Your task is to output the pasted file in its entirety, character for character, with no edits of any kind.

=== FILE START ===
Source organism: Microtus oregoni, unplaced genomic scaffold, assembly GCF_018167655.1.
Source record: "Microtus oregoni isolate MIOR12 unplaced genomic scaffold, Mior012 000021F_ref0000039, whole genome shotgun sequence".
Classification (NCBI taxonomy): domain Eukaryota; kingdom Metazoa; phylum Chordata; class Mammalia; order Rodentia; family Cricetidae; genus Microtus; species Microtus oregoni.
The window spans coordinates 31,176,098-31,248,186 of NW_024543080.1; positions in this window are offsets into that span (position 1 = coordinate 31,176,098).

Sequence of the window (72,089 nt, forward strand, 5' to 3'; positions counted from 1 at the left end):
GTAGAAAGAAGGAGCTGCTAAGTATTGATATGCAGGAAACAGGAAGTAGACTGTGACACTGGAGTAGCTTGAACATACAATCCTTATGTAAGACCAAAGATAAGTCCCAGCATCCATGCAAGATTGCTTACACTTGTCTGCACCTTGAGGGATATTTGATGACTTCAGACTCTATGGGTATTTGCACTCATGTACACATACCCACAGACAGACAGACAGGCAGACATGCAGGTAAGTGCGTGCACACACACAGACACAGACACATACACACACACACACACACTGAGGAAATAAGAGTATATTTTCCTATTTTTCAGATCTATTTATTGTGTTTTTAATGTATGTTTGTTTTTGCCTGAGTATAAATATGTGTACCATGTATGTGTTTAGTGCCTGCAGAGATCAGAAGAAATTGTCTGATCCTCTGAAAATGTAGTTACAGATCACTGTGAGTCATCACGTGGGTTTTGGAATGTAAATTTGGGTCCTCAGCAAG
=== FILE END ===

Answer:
Source organism: Microtus oregoni, unplaced genomic scaffold, assembly GCF_018167655.1.
Source record: "Microtus oregoni isolate MIOR12 unplaced genomic scaffold, Mior012 000021F_ref0000039, whole genome shotgun sequence".
Classification (NCBI taxonomy): domain Eukaryota; kingdom Metazoa; phylum Chordata; class Mammalia; order Rodentia; family Cricetidae; genus Microtus; species Microtus oregoni.
The window spans coordinates 31,176,098-31,248,186 of NW_024543080.1; positions in this window are offsets into that span (position 1 = coordinate 31,176,098).

Sequence of the window (72,089 nt, forward strand, 5' to 3'; positions counted from 1 at the left end):
GTAGAAAGAAGGAGCTGCTAAGTATTGATATGCAGGAAACAGGAAGTAGACTGTGACACTGGAGTAGCTTGAACATACAATCCTTATGTAAGACCAAAGATAAGTCCCAGCATCCATGCAAGATTGCTTACACTTGTCTGCACCTTGAGGGATATTTGATGACTTCAGACTCTATGGGTATTTGCACTCATGTACACATACCCACAGACAGACAGACAGGCAGACATGCAGGTAAGTGCGTGCACACACACAGACACAGACACATACACACACACACACACACTGAGGAAATAAGAGTATATTTTCCTATTTTTCAGATCTATTTATTGTGTTTTTAATGTATGTTTGTTTTTGCCTGAGTATAAATATGTGTACCATGTATGTGTTTAGTGCCTGCAGAGATCAGAAGAAATTGTCTGATCCTCTGAAAATGTAGTTACAGATCACTGTGAGTCATCACGTGGGTTTTGGAATGTAAATTTGGGTCCTCAGCAAG